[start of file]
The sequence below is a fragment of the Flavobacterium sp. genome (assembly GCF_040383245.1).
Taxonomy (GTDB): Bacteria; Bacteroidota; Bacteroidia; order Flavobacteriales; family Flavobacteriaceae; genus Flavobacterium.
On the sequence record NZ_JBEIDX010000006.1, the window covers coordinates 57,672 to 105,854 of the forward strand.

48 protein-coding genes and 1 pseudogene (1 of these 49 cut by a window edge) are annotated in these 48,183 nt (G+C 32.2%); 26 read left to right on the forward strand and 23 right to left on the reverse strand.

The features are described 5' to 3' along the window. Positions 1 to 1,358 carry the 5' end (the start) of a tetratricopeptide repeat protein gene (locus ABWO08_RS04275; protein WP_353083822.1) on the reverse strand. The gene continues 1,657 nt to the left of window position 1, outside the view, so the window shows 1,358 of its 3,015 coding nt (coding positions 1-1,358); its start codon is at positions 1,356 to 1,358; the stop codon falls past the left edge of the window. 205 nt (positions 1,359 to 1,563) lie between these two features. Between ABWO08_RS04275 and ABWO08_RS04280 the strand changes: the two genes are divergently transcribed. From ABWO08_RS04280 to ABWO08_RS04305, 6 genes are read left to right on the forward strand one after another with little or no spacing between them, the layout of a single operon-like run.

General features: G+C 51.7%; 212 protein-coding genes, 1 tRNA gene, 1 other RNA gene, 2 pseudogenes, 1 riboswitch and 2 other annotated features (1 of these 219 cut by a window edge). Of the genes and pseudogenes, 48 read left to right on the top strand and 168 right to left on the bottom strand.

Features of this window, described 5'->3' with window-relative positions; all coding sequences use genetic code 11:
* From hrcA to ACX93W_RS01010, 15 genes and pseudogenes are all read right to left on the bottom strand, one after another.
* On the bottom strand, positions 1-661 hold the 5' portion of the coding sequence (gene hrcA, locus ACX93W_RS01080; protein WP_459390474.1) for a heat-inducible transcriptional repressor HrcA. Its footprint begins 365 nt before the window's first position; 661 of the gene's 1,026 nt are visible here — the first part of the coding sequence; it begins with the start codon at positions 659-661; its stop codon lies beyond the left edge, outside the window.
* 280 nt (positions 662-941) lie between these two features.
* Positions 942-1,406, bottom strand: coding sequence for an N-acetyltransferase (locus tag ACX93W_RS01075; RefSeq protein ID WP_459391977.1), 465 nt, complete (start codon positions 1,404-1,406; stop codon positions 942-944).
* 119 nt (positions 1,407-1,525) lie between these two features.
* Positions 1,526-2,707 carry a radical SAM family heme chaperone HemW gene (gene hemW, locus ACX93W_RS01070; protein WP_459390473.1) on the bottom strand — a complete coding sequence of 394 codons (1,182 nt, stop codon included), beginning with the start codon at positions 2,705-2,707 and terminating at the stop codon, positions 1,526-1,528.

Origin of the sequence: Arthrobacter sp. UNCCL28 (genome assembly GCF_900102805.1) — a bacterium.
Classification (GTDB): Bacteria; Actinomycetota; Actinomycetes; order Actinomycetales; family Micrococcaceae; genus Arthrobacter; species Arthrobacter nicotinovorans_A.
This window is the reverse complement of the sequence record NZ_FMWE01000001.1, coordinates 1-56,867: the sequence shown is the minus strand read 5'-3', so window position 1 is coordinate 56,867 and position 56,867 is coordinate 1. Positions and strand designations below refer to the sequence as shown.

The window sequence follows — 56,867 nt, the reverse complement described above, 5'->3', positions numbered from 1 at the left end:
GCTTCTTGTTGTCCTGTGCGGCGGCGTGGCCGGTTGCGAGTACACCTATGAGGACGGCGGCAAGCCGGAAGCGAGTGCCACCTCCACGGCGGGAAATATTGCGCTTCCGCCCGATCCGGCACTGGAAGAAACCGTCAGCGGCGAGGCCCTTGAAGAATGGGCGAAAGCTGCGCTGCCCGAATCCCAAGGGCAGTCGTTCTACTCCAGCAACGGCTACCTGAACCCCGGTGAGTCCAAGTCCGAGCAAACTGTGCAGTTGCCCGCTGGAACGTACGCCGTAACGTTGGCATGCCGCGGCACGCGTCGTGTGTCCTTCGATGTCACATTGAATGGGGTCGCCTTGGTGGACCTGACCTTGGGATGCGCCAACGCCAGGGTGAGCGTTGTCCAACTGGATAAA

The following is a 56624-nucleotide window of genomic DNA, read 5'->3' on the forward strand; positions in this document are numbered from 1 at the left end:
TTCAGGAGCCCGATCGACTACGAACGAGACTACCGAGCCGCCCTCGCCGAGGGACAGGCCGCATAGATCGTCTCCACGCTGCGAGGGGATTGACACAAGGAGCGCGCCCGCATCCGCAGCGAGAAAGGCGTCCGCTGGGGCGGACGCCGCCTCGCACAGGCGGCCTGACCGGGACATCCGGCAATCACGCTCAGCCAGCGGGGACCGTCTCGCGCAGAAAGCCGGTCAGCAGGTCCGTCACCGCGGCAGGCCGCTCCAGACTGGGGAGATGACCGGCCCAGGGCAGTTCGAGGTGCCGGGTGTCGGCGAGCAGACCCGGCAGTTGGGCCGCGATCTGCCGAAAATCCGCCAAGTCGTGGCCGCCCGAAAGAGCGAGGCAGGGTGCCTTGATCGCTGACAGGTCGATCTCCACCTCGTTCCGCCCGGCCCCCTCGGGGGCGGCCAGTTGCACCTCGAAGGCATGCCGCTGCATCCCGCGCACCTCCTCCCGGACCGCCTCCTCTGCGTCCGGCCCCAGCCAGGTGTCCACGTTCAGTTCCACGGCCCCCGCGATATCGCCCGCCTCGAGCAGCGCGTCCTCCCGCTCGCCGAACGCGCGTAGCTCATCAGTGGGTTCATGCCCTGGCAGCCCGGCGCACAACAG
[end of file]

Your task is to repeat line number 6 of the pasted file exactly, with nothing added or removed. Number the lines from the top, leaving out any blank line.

General features: G+C 51.7%; 212 protein-coding genes, 1 tRNA gene, 1 other RNA gene, 2 pseudogenes, 1 riboswitch and 2 other annotated features (1 of these 219 cut by a window edge). Of the genes and pseudogenes, 48 read left to right on the top strand and 168 right to left on the bottom strand.